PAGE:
Zhang, F., Wagner, A., S. B., Soumerai, & Ross-Degnan, D. (2002). Estimating confidence intervals around relative changes in outcomes in segmented regression analyses of time series data. Available: http://www.lexjansen.com/nesug/nesug02/st/st005.pdf.

      ). Such an approach has been widely applied in many areas of healthcare such as cancer screening promotion (
      • Michielutte R.
      • Shelton B.
      • Paskett E.D.
      • Tatum C.M.
      • Velez R.
      Use of an interrupted time-series design to evaluate a cancer screening program.
      ), Medicaid expansion (
      • Zur J.
      • Mojtabai R.
      Medicaid expansion initiative in Massachusetts: Enrollment among substance-abusing homeless adults.
      ), drug withdrawal policy (
      • Hawton K.
      • Bergen H.
      • Simkin S.
      • Brock A.
      • Griffiths C.
      • Romeri E.
      • Gunnell D.
      • et al.
      Effect of withdrawal of co-proxamol on prescribing and deaths from drug poisoning in England and Wales: Time series analysis.
      ,
      • Hawton K.
      • Bergen H.
      • Simkin S.
      • Wells C.
      • Kapur N.
      • Gunnell D.
      Six-year follow-up of impact of co-proxamol withdrawal in England and Wales on prescribing and deaths: Time-series study.
      ), and tobacco taxation (
      • Ma Z.
      • Kuller L.H.
      • Fisher M.A.
      • Ostroff S.M.
      Use of interrupted time-series method to evaluate the impact of cigarette excise tax increases in Pennsylvania, 2000-2009.
      ).
      Segmented regression analysis is a statistical approach to model ITS data and draw more formal conclusions about the impact of an intervention or policy change (
      • Wagner a K.
      • Soumerai S.B.
      • Zhang F.
      • Ross-Degnan D.
      Segmented regression analysis of interrupted time series studies in medication use research.
      ). Assuming a linear relationship between time and the outcome within each segment defined by intervention(s), one can fit a least-squares regression line to each segment, and compare the estimates for intercept and slope before and after the intervention. A change in intercept represents an abrupt intervention effect, whereas a change in slope represents a gradual change (
      • Wagner a K.
      • Soumerai S.B.
      • Zhang F.
      • Ross-Degnan D.
      Segmented regression analysis of interrupted time series studies in medication use research.
      ). One can also obtain the intervention effect as the absolute difference (or ratio) between the predicted outcome after the intervention and the counterfactual outcome (projected outcome based on baseline intercept and slope).
      A major threat to the validity of ITS analysis is that unobserved forces other than the intervention may influence the outcome at the same time the intervention was introduced. We controlled for this possibility, as suggested by
      • Shadish W.R.
      • Cook T.D.
      • Campbell D.T.
      Experimental and quasi-experiment design for generalized causal inference.
      , by adding two nonequivalent dependent variables to the design—variables that should not be affected by the intervention but should respond to other external factors the same way as the primary dependent variables. If mammography utilization changed relating to the 2009 USPSTF guideline change and nonequivalent dependent variables did not, the causal relationship between the USPSTF guideline change and mammography utilization change would be strengthened.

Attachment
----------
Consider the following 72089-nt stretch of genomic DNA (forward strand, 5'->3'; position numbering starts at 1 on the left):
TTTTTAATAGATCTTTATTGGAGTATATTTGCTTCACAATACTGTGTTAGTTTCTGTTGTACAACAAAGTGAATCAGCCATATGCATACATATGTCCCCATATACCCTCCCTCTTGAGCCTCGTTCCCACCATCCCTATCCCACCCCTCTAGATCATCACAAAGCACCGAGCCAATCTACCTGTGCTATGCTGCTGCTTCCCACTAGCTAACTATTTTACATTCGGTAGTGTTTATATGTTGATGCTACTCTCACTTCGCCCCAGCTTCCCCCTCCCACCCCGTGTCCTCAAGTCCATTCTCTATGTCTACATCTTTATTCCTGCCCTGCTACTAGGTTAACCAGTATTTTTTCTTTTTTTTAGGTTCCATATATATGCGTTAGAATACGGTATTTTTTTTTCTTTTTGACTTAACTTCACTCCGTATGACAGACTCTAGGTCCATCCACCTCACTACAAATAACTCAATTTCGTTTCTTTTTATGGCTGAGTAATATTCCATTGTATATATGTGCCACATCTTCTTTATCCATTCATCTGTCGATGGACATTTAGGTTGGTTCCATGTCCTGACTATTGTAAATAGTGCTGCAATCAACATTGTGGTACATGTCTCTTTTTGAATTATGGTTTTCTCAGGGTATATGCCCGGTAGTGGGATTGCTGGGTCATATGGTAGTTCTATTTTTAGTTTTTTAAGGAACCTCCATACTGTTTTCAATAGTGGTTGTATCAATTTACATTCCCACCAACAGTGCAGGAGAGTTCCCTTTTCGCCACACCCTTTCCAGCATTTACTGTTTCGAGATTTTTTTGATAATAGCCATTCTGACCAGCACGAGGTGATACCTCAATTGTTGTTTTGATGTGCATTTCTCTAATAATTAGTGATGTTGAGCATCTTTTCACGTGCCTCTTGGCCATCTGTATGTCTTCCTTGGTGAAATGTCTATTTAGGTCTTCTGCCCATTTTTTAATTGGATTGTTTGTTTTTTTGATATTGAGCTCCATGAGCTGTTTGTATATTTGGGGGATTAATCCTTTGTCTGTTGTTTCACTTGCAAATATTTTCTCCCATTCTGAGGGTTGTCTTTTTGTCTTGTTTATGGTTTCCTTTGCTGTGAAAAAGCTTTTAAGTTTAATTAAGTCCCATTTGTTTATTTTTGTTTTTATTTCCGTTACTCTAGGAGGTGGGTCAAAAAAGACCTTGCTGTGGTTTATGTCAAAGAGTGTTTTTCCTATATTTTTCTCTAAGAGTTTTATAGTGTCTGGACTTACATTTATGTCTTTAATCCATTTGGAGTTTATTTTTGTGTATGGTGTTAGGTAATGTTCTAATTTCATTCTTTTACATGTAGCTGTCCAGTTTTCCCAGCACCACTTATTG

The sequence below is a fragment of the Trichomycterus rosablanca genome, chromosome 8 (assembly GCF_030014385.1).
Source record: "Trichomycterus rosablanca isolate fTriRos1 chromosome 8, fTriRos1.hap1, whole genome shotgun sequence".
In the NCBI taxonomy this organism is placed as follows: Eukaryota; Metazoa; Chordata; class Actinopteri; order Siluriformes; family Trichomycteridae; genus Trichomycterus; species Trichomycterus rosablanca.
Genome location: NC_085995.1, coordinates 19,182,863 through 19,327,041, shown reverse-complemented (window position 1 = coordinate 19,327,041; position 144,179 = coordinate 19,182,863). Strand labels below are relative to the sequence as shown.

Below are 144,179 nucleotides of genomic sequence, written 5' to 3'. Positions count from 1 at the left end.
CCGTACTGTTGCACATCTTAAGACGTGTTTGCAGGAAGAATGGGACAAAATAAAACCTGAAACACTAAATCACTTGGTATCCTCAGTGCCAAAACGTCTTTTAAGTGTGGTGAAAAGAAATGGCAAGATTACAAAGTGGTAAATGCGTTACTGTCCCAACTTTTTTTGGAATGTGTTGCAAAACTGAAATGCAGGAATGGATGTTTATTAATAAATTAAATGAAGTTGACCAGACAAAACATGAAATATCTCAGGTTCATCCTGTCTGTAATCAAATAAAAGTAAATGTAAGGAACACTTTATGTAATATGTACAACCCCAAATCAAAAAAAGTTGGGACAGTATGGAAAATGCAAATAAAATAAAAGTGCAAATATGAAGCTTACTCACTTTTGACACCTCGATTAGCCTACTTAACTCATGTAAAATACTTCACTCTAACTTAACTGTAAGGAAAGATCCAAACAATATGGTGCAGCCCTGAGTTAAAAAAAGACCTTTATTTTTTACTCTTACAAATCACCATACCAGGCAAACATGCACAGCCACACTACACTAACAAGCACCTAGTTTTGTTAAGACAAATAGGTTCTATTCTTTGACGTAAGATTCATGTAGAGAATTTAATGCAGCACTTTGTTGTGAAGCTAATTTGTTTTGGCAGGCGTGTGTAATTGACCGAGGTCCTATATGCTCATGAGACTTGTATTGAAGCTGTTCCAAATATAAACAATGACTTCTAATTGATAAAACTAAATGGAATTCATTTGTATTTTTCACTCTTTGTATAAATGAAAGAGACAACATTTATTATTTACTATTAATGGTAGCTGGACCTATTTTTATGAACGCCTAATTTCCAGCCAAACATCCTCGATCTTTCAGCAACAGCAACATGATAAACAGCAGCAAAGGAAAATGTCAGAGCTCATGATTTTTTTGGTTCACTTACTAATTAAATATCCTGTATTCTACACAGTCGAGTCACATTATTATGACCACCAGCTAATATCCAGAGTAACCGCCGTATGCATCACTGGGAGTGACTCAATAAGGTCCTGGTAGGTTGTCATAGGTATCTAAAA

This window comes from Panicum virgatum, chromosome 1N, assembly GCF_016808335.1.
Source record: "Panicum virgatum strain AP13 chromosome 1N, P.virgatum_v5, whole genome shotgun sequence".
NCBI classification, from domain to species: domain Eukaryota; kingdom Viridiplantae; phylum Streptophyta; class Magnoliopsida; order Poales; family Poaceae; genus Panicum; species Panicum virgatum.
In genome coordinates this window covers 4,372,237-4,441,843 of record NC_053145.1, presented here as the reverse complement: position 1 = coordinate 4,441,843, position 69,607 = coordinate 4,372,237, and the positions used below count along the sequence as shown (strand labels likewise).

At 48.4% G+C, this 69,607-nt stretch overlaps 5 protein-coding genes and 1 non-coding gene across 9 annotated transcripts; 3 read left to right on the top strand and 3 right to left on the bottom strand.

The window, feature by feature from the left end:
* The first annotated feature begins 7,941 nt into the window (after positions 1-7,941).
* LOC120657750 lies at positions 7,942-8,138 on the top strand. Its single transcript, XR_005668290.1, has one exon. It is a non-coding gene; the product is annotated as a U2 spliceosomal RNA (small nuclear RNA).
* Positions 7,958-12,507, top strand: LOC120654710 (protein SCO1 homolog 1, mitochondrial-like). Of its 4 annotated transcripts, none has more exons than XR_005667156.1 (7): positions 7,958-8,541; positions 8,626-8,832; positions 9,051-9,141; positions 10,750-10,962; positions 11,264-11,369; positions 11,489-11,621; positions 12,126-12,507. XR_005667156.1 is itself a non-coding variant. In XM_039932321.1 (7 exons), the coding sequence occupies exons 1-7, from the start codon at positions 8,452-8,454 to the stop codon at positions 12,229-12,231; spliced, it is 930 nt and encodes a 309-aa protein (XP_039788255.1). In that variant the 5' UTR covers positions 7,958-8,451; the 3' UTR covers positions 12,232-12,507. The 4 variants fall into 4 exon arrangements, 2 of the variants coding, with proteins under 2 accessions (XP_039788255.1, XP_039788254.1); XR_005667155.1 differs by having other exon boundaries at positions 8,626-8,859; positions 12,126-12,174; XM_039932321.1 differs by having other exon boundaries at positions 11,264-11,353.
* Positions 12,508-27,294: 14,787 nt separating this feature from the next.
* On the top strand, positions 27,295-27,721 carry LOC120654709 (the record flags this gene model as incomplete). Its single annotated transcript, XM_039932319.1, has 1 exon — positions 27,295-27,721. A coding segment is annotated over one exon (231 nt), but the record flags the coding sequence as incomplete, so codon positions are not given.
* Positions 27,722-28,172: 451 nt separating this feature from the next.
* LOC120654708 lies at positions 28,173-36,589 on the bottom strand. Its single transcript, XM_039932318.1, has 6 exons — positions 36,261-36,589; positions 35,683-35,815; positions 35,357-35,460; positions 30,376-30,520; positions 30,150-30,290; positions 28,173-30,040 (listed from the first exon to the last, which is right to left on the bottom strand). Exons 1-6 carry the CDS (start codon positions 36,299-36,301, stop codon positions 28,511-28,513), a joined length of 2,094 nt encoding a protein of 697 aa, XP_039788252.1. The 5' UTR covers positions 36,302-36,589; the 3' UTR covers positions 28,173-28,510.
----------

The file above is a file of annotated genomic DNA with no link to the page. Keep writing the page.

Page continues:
Data

      We used Medicare claims data derived from reimbursement records of approximately 49 million beneficiaries (as of 2012) annually. In addition to financial information, Medicare data provide rich information about medical services used by beneficiaries, such as dates of admission and discharge, diagnosis, procedures, and source of care. It also provides enrollees' demographic information, such as date of birth and death, gender, race, and place of residence. With that information, claims data can be linked easily to other data sources, such as census files, cancer registries, national or state vital statistics, and surveys. Although Medicare claims data lack nuanced clinical information, they still represent an excellent source of information to study population health.
      In this study, we used 2005 through 2012 Medicare claims data for a 5% random sample of beneficiaries. Mammography utilization was captured from Physician/Supplier Part B and Outpatient files, because screening mammography can take place in either physician offices or hospital outpatient settings. Demographic, enrollment, and vital status of beneficiaries was obtained from the associated denominator file. These datasets were studied under an exemption from our institutional review board.
      The denominator population for screening mammography each year was defined as female fee-for-service beneficiaries between 65 and 90 years old who 1) had continuous part A and B coverage that year, 2) resided in the 50 U.S. states or the District of Columbia, and 3) were alive at the end of that year. Women who had any evidence of a breast cancer diagnosis in a particular year were excluded from the denominator population in subsequent years (because further mammograms for this subpopulation were thus very likely diagnostic, rather than screening, examinations).